Farmers and crofters can learn more about Quality Meat Scotland’s changes to its standards at upcoming village hall meetings

COLUMN: From the Croft by Russell Smith

Is spring coming now?

The in-bye begins to turn green, though the ground on the hill is still in sepia tones of brown; curlews and lapwings are back.

There are buds on the daffodils and the trees; cockerels are “active”; muirburn smoke is in the air: and lambing is fast approaching.

So we try to cram everything else in before the long days in the fields and barns begin.

Russell Smith.

The Scottish Crofting Federation (SCF) has held an online session with Quality Meat Scotland (QMS) to review the changes to the standards which will come into force in April.

The major change for crofters is that an animal health plan will be required (you should already have one) and this will need to be discussed and approved by your veterinarian during a visit to your operation.

Talking about your plans with a vet should lead to improvements and new ideas that are worth trying, but the visit comes with a bill.

If you have cattle, you probably have the vet come every year anyway, so you’re covered, but for those of us with a few sheep, that might just be a new cost.

High standards of animal welfare are integral to the marketing of our beef and lamb and we must be able to demonstrate this to the consumer – the world is like that.

So for those of us selling over 100 lambs each year the cost of QMS membership and a vet visit will be around £2 per lamb which is fine with me if the prices remain good.

But you have to decide if it’s worth it if you only have a few lambs to sell each fall.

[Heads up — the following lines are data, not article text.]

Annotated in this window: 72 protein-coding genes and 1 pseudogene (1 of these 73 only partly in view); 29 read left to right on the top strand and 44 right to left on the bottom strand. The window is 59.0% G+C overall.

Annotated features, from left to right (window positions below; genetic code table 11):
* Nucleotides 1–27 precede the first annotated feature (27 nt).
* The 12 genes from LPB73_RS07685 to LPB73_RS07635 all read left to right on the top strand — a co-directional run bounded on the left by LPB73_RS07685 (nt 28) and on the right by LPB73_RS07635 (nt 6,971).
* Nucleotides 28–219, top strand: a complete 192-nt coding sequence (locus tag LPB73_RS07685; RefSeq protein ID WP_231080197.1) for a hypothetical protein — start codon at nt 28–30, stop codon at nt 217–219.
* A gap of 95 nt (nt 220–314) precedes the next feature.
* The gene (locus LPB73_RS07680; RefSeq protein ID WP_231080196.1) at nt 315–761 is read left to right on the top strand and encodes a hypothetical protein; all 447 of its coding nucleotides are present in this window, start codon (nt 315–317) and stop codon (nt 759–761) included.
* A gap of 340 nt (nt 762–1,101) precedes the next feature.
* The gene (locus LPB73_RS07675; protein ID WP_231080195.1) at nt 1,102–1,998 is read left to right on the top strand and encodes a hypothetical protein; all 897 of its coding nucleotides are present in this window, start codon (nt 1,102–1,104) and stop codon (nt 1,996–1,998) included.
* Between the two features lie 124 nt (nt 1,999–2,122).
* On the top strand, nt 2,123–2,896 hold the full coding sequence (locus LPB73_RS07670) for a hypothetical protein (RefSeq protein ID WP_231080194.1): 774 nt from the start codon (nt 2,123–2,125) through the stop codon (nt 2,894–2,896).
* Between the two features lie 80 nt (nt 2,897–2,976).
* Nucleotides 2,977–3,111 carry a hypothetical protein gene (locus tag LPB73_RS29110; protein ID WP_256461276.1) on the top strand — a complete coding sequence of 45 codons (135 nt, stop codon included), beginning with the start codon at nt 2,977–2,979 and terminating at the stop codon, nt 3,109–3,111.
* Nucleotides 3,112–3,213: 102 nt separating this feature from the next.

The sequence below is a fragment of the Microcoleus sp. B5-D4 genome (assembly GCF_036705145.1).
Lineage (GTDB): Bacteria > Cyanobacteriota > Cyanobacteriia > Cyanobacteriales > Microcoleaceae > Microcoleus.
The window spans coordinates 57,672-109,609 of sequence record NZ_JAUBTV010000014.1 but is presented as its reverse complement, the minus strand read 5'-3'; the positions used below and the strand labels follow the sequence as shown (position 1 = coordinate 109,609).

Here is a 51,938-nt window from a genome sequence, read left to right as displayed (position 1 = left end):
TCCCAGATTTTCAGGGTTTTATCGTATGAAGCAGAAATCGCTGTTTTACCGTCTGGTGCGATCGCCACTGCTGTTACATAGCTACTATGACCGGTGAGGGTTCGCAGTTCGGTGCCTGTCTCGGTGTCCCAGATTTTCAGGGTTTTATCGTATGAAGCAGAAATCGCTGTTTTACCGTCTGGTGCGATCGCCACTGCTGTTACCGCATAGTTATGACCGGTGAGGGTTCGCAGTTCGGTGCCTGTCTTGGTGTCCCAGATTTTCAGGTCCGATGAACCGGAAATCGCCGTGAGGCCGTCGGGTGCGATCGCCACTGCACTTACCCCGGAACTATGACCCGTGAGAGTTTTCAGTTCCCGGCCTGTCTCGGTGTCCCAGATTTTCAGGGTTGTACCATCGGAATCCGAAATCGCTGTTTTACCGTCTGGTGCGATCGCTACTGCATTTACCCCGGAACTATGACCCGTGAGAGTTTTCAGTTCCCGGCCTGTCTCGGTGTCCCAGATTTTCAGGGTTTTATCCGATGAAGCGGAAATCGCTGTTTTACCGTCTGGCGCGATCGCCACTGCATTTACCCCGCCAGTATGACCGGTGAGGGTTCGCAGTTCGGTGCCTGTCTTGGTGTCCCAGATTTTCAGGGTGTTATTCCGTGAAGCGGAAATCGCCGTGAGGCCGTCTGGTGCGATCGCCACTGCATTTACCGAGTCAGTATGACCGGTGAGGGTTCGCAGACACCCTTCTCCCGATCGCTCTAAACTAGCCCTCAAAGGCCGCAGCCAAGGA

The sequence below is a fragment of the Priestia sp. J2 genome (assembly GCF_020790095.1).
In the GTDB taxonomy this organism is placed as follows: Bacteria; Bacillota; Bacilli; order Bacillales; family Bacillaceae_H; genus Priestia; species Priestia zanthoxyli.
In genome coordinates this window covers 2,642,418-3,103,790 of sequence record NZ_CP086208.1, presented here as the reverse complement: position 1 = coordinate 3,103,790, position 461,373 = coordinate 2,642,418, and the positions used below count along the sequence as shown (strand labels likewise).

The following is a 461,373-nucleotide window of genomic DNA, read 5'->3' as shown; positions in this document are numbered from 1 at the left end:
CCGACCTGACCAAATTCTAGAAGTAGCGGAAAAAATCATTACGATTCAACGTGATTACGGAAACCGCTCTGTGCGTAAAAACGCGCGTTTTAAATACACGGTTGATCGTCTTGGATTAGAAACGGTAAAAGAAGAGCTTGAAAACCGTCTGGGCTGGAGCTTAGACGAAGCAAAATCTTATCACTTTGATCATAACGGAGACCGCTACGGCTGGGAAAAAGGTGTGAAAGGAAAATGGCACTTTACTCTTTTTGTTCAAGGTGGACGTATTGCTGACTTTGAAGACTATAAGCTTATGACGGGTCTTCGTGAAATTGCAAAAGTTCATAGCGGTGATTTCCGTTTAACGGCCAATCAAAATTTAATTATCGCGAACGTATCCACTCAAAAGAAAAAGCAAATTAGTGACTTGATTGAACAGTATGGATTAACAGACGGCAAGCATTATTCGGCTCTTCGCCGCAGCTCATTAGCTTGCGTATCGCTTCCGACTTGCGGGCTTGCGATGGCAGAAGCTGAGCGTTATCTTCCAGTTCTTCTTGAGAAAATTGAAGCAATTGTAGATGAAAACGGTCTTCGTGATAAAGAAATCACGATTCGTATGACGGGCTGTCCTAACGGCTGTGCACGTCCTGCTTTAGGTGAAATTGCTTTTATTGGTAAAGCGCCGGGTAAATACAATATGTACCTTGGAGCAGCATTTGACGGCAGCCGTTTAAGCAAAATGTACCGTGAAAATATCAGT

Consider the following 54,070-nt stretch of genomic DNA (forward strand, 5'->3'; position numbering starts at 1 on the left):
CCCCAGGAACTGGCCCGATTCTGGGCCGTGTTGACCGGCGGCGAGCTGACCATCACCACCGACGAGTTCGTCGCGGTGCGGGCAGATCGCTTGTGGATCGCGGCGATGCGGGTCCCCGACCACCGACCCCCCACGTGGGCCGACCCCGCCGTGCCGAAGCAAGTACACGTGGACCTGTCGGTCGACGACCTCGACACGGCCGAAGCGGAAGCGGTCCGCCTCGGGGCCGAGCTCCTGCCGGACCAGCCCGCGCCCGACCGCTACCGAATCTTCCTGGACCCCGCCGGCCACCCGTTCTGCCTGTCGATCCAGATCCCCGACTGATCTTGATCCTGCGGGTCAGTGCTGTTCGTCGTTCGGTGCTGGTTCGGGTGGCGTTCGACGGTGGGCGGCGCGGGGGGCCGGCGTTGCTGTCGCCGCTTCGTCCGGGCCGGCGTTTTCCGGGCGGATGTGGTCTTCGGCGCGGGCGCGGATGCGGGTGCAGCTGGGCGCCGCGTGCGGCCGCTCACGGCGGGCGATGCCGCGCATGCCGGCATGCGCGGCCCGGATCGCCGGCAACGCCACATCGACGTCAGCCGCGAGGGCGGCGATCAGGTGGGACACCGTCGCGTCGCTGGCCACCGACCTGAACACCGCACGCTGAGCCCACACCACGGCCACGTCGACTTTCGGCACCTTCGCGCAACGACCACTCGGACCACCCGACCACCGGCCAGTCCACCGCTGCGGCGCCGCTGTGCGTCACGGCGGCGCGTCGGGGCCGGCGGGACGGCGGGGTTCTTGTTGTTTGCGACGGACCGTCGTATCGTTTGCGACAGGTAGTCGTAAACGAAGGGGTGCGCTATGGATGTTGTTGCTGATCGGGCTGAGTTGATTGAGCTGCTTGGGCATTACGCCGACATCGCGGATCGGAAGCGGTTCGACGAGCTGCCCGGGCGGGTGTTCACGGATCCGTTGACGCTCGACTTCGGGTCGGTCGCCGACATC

Quality Meat Scotland does a good job of marketing our products, but sometimes you have to choose where to spend your money.

There will be village hall meetings after lambing time, Covid permitting, if you want to know more about QMS changes.

There have been no major announcements regarding the new support scheme recently.

However, I hope the work continues behind the scenes with proper attention to supporting small units in the more remote areas and not just focusing on large farms to the east and south.

The new system will have to balance food production, biodiversity and net zero/carbon reduction. And that balance point will be different for a small farm in North West Sutherland compared to a large arable farm in East Lothian.

Food safety may have been put on the agenda as a result of the war in Ukraine, although most grain production in Scotland is for animal feed or the whiskey industry.

There should be a consultation this summer on the proposals and we’ll have to get used to carbon audits and phrases like ‘enhanced conditionality’, where you get a lump sum payment for following a minimum set of standards and then increased rates if you are operating at a higher level (with the aim of encouraging companies to continue to improve).

The SCF sits on the body that reviews draft policies.

We need to ensure that policies are croft-proof and that common grazing lands receive the attention their size and contribution to biodiversity and carbon sequestration warrant.

Russell Smith is a crofter at Bonar Bridge and director of the Scottish Crofting Federation.

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